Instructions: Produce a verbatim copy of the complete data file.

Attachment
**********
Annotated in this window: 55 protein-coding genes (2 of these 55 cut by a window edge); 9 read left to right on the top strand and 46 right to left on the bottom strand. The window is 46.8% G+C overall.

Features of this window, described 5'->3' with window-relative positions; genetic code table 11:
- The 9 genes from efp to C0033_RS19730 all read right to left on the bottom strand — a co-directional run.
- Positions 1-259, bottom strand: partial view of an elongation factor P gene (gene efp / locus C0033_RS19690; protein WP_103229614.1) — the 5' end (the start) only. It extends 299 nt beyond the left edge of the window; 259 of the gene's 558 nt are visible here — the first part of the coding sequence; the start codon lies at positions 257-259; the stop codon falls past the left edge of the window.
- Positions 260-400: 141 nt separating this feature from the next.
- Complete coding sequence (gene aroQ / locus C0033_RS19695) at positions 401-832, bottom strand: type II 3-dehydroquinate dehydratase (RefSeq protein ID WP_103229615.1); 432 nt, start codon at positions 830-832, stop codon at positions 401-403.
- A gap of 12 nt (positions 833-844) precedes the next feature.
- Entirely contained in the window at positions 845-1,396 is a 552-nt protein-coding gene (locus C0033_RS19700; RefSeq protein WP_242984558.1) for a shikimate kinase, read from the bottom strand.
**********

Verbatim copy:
Annotated in this window: 55 protein-coding genes (2 of these 55 cut by a window edge); 9 read left to right on the top strand and 46 right to left on the bottom strand. The window is 46.8% G+C overall.

Features of this window, described 5'->3' with window-relative positions; genetic code table 11:
- The 9 genes from efp to C0033_RS19730 all read right to left on the bottom strand — a co-directional run.
- Positions 1-259, bottom strand: partial view of an elongation factor P gene (gene efp / locus C0033_RS19690; protein WP_103229614.1) — the 5' end (the start) only. It extends 299 nt beyond the left edge of the window; 259 of the gene's 558 nt are visible here — the first part of the coding sequence; the start codon lies at positions 257-259; the stop codon falls past the left edge of the window.
- Positions 260-400: 141 nt separating this feature from the next.
- Complete coding sequence (gene aroQ / locus C0033_RS19695) at positions 401-832, bottom strand: type II 3-dehydroquinate dehydratase (RefSeq protein ID WP_103229615.1); 432 nt, start codon at positions 830-832, stop codon at positions 401-403.
- A gap of 12 nt (positions 833-844) precedes the next feature.
- Entirely contained in the window at positions 845-1,396 is a 552-nt protein-coding gene (locus C0033_RS19700; RefSeq protein WP_242984558.1) for a shikimate kinase, read from the bottom strand.